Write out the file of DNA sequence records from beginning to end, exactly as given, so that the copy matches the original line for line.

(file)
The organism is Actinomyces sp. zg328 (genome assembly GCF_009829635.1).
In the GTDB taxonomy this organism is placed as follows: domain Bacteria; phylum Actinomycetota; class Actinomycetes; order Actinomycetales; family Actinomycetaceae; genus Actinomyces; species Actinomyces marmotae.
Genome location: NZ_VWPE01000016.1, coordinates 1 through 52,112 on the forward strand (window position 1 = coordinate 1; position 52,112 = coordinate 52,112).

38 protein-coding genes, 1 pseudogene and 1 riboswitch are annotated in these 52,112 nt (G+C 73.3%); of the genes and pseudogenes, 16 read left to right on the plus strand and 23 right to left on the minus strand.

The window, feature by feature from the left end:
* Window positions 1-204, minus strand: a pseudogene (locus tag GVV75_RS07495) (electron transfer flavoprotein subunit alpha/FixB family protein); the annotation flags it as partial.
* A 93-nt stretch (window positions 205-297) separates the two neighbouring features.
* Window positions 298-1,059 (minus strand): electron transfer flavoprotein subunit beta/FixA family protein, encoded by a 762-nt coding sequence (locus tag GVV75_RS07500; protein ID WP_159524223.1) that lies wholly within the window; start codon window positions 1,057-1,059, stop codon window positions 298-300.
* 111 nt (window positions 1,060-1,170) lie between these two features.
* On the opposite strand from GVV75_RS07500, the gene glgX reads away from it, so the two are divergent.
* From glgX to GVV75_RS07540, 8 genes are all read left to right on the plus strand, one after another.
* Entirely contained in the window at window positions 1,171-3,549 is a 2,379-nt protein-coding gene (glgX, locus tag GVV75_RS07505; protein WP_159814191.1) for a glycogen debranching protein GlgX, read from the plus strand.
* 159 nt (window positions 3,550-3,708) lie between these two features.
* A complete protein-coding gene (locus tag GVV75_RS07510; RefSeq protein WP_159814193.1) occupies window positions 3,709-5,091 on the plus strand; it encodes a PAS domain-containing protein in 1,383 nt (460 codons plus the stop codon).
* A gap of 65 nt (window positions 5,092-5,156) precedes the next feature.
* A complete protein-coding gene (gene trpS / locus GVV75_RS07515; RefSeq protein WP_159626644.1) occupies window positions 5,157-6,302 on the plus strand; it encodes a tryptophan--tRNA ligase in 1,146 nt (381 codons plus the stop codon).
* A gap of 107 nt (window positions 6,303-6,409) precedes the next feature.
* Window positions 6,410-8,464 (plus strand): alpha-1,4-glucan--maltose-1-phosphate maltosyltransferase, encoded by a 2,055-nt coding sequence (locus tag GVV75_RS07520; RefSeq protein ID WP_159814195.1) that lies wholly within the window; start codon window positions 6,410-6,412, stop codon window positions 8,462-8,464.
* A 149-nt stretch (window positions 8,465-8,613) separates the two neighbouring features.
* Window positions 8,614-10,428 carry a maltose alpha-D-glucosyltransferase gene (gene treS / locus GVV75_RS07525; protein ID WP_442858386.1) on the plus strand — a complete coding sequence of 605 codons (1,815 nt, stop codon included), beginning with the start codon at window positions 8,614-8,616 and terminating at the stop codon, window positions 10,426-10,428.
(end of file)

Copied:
The organism is Actinomyces sp. zg328 (genome assembly GCF_009829635.1).
In the GTDB taxonomy this organism is placed as follows: domain Bacteria; phylum Actinomycetota; class Actinomycetes; order Actinomycetales; family Actinomycetaceae; genus Actinomyces; species Actinomyces marmotae.
Genome location: NZ_VWPE01000016.1, coordinates 1 through 52,112 on the forward strand (window position 1 = coordinate 1; position 52,112 = coordinate 52,112).

38 protein-coding genes, 1 pseudogene and 1 riboswitch are annotated in these 52,112 nt (G+C 73.3%); of the genes and pseudogenes, 16 read left to right on the plus strand and 23 right to left on the minus strand.

The window, feature by feature from the left end:
* Window positions 1-204, minus strand: a pseudogene (locus tag GVV75_RS07495) (electron transfer flavoprotein subunit alpha/FixB family protein); the annotation flags it as partial.
* A 93-nt stretch (window positions 205-297) separates the two neighbouring features.
* Window positions 298-1,059 (minus strand): electron transfer flavoprotein subunit beta/FixA family protein, encoded by a 762-nt coding sequence (locus tag GVV75_RS07500; protein ID WP_159524223.1) that lies wholly within the window; start codon window positions 1,057-1,059, stop codon window positions 298-300.
* 111 nt (window positions 1,060-1,170) lie between these two features.
* On the opposite strand from GVV75_RS07500, the gene glgX reads away from it, so the two are divergent.
* From glgX to GVV75_RS07540, 8 genes are all read left to right on the plus strand, one after another.
* Entirely contained in the window at window positions 1,171-3,549 is a 2,379-nt protein-coding gene (glgX, locus tag GVV75_RS07505; protein WP_159814191.1) for a glycogen debranching protein GlgX, read from the plus strand.
* 159 nt (window positions 3,550-3,708) lie between these two features.
* A complete protein-coding gene (locus tag GVV75_RS07510; RefSeq protein WP_159814193.1) occupies window positions 3,709-5,091 on the plus strand; it encodes a PAS domain-containing protein in 1,383 nt (460 codons plus the stop codon).
* A gap of 65 nt (window positions 5,092-5,156) precedes the next feature.
* A complete protein-coding gene (gene trpS / locus GVV75_RS07515; RefSeq protein WP_159626644.1) occupies window positions 5,157-6,302 on the plus strand; it encodes a tryptophan--tRNA ligase in 1,146 nt (381 codons plus the stop codon).
* A gap of 107 nt (window positions 6,303-6,409) precedes the next feature.
* Window positions 6,410-8,464 (plus strand): alpha-1,4-glucan--maltose-1-phosphate maltosyltransferase, encoded by a 2,055-nt coding sequence (locus tag GVV75_RS07520; RefSeq protein ID WP_159814195.1) that lies wholly within the window; start codon window positions 6,410-6,412, stop codon window positions 8,462-8,464.
* A 149-nt stretch (window positions 8,465-8,613) separates the two neighbouring features.
* Window positions 8,614-10,428 carry a maltose alpha-D-glucosyltransferase gene (gene treS / locus GVV75_RS07525; protein ID WP_442858386.1) on the plus strand — a complete coding sequence of 605 codons (1,815 nt, stop codon included), beginning with the start codon at window positions 8,614-8,616 and terminating at the stop codon, window positions 10,426-10,428.